Don Lucarelli was lounging poolside at 8:30 a.m. ET on Friday, eight time zones away from winter’s last sub-freezing clutch on the Capital Region.
“You don’t have to worry about rain here, I’ll tell you that,” he said in a phone interview from Dubai. “It’s all sunshine.”
Actually, a little rain might not have been a bad thing for Take the Points, Starlight Partners’ two-time Grade I winner who will take on 15 rivals in the $5 million Grade I Duty Free on the Dubai World Cup card today.
Take the Points prefers a firm grass course, but Lucarelli said the sparkling new Meydan Racecourse’s turf might even be a little too hard.
Still, Take the Points has a good shot at a huge payday. There is no betting in Dubai, but the Daily Racing Form had Take the Points listed as the 10-1 sixth choice in its graded entries, and 10 European betting sites had him variously listed at 10-1, 12-1 or 14-1 behind the favorite Presvis, who was 5-2 or 9-4 as of Friday morning.
Post time for the Duty Free will be 11:55 a.m. ET, and the headliner, the $10 million World Cup, will go off at 1:45 p.m. Gio Ponti, a dual North American champion in 2009, is the favorite against 13 others.
Lucarelli, a Schenectady native who co-manages Starlight with Jack Wolf of Saratoga Springs, said Take the Points has settled in nicely since shipping to Dubai last week.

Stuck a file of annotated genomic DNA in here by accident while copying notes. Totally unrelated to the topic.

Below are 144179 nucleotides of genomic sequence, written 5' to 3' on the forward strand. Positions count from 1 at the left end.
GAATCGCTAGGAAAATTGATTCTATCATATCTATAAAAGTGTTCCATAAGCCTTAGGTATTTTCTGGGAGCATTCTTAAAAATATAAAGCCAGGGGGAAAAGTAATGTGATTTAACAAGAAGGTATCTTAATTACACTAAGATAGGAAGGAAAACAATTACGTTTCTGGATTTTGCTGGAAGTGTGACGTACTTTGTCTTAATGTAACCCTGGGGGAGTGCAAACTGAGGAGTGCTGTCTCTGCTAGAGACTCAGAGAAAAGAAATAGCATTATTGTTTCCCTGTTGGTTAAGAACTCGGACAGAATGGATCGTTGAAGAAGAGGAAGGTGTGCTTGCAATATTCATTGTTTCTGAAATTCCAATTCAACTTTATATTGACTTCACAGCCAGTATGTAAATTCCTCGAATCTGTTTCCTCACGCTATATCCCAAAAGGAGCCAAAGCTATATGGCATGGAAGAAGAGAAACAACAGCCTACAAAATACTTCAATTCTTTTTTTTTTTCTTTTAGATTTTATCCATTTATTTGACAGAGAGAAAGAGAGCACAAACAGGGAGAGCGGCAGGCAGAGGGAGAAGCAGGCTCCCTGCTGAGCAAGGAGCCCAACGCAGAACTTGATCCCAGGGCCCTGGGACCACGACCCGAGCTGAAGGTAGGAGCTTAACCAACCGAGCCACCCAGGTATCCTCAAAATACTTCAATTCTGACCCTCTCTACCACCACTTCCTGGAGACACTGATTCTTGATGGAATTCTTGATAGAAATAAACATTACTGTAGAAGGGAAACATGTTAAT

He has galloped over the main course several times, and schooled in the gate on Thursday and in the paddock on Wednesday.
“He made the trip beautifully,” Lucarelli said. “He’s flourished, actually. He put on some weight. A lot of times they might lose some after a trip like that, but he’s definitely getting to the bottom of the feed bucket.
“The only question is whether the turf is a little too firm. There‘s not too much cushion out there. He likes it firm, but he’d like some give, too.”
Take the Points will break from the No. 10 post, which Lucarelli doesn’t believe will be an issue, since there will be a long straightaway on the backstretch to gain position for his stalking style. The mile-and-an-eighth turf course at Meydan breaks from a straight chute and goes around only one turn.
The World Cup card includes seven stakes worth a total of $26.25 million, the first of which is the Al Quoz Sprint at 9:20 a.m.
The U.S.-based Well Armed upset the World Cup last year, and the American hopes this year rely on Gio Ponti, Breeders’ Cup Mile winner Furthest Land and Grade I Pacific Classic winner Richard’s Kid, who will make his first start for Sheikh Rashid’s Zabeel Racing after being purchased privately.
Gio Ponti won four straight Grade I’s on the turf last year before finishing second to Zenyatta in the Breeders’ Cup Classic on Santa Anita’s Pro-Ride.
Meydan, which has a Tapeta synthetic surface on its main course, opened in January. The 14 previous World Cups had been held at Nad al Sheba, which has a conventional dirt track.
Godolphin Racing’s Gayego, who used a win at Saratoga Race Course as a springboard to a Grade I win in the Ancient Title before just missing in the Breeders’ Cup Sprint, is the DRF’s 2-1 favorite in the Dubai Golden Shaheen.
The Dubai World Cup card could produce a Kentucky Derby prospect out of the UAE Derby (10:35 a.m.), where Godolphin’s Sheikh Mohammed has three of 14 entered, including Mendip, the second choice behind Grade III UAE 2000 Guineas winner Musir. Mendip is 3-for-3, including the last two on the main track at Meydan.